internist, but at least we know to call somebody when we get in over our heads. But down the road a piece, you need even more give and take. And long-term, I think there are still reasons to follow people once a year. It is not very often that they will touch base with their oncologist. I hope when people do studies of survivorship care, they will look not only at whether screening tests were getting done, but also whether late relapses are picked up quickly. We also need to consider reassurance of the patient, because many patients just like that sort of connection still with their old oncologist. Which is very important just to reassure them that when their best friend down the block gets a brain mass from a breast cancer 20 years ago, that it is not going to happen to them given their circumstances.

Dr. Benjamin: I agree with your points, particularly, your point that it is not an either/or situation. It is both. And it is this team concept that we oftentimes find in medicine. If someone has a heart attack, I send them to a cardiologist. But they come back. And if a year later they start to have some chest pain and symptoms, I send them back to the cardiologist. The same thing should occur with cancer. When you need them, you need to be able to refer them back, and it should not be either/or, it should be both.

Dr. Woolf: In the interest of time, because we have to break for lunch, let me just make John’s the last question. I am sure the panel will be available afterwards.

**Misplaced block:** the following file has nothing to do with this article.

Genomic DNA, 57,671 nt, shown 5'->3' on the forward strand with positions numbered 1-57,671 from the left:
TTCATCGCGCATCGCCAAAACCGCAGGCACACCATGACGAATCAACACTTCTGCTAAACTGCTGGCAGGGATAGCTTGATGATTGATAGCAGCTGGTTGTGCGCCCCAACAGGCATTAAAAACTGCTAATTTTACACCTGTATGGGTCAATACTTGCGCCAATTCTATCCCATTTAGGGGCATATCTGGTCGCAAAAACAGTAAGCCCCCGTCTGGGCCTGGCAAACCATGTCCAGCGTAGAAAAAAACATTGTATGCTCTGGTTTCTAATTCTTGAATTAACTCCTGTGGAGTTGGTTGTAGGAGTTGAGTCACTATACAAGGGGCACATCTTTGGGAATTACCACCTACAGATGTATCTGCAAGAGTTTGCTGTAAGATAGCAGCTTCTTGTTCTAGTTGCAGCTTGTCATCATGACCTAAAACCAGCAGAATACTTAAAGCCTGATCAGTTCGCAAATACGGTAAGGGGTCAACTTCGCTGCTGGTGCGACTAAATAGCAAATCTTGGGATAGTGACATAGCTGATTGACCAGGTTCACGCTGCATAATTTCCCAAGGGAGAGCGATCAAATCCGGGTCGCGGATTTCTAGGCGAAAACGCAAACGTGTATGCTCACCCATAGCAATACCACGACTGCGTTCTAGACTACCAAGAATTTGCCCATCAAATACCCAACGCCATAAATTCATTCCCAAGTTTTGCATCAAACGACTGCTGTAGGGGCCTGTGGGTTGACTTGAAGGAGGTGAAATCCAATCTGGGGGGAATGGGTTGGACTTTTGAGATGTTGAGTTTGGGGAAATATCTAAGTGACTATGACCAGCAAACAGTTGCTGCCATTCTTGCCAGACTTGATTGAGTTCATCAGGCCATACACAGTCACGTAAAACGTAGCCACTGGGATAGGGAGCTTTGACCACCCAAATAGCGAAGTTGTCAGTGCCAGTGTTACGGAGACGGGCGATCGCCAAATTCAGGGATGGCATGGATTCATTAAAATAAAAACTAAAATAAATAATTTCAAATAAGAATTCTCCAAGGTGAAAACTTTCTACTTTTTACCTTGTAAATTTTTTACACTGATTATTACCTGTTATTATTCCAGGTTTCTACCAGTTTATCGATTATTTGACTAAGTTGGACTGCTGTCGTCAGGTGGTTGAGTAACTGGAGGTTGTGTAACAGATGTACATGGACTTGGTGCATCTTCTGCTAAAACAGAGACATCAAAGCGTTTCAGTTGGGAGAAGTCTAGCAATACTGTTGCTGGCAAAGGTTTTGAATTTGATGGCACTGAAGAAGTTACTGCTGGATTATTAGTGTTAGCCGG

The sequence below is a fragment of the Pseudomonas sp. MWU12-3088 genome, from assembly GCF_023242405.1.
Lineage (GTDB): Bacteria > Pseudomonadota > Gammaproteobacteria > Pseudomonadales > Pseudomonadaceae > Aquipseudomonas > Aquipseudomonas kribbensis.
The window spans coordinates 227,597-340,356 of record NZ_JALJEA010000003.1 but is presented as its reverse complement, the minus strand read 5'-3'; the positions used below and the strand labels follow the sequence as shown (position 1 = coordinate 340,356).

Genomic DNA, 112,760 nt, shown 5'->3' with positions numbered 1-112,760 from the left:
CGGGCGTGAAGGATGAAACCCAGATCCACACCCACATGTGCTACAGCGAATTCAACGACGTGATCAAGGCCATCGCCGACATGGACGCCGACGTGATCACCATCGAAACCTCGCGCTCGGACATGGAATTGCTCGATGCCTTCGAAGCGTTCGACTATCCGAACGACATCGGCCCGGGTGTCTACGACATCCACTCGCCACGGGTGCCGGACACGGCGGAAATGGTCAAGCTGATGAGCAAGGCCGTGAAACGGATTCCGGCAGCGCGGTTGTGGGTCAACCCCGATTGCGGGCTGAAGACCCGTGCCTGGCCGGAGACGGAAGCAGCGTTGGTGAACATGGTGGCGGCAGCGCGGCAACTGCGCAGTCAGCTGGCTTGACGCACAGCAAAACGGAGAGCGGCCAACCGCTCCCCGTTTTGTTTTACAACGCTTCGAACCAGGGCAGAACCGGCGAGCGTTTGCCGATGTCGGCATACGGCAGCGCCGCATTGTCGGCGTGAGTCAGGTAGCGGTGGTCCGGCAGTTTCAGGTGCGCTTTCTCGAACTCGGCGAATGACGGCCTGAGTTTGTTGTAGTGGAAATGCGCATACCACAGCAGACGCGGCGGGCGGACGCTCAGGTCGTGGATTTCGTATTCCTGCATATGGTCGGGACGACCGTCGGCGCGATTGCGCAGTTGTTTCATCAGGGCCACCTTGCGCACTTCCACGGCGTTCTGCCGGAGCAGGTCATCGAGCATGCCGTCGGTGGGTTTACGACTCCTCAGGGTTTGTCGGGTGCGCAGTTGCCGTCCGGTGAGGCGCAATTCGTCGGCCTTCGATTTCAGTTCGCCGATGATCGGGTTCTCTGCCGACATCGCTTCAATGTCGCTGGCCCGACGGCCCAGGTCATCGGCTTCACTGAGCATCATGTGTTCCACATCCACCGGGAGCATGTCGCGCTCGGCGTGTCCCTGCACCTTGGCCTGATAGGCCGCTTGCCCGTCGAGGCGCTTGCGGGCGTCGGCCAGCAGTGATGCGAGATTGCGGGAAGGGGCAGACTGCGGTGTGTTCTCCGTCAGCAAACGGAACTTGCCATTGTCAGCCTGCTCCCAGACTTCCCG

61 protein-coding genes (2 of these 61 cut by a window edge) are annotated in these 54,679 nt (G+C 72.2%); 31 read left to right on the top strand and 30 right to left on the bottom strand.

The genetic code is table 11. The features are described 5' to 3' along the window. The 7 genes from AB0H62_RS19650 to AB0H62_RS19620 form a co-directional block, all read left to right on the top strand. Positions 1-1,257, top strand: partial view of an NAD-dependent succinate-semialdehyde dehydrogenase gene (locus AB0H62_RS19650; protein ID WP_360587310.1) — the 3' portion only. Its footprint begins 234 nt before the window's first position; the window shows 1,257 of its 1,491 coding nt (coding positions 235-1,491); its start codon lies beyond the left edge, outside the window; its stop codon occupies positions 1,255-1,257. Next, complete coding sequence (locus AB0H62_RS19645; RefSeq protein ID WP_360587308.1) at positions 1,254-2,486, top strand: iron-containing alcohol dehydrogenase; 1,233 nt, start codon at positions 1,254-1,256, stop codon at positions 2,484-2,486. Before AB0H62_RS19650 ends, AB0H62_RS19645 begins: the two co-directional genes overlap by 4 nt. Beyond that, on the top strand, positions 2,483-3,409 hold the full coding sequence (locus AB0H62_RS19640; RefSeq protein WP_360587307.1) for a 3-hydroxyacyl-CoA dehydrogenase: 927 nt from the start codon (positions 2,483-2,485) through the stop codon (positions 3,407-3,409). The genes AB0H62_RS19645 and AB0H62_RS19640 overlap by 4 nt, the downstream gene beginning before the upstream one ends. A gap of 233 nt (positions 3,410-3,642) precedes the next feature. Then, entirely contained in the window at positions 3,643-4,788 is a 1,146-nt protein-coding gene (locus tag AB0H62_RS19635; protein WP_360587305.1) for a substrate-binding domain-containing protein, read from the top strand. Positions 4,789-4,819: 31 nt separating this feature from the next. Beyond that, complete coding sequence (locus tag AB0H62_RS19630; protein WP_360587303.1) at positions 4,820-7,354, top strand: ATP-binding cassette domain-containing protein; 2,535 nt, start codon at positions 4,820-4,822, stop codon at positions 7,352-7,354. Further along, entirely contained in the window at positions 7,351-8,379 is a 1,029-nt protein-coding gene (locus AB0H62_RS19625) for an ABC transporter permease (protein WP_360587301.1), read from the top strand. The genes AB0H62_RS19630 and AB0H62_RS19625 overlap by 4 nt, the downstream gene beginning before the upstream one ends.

Dr. John Ayanian: My question is in follow-up to Regina’s point. And that, as we talk about these models of shared care, I think it is going to be very important to bring the primary care physician organizations to the table in partnership with ASCO. It will not be enough for ASCO to educate its members, the American College of Physicians, the American Academy of Famliy Physicians, and the Society of General Internal Medicine. Essentially the AMA (American Medical Association) is an overarching organization that brings physicians from different disciplines and fields together. I think there is a good model for this in terms of the way the American Heart Association, the American College of Cardiology, and the American College of Physicians have worked together on evidence-based guidelines for patients with heart disease. They together bring both the primary care and specialty care perspective to the table to weigh the evidence as a group to get to what the guidelines should be, and the models of care. So, my question would be what can we do, what will it take to bring the leading organizations of primary care physicians into this process? I think many primary care physicians are just grappling with the needs of cancer survivors in the ways as best they can as individuals. But we haven’t really made this



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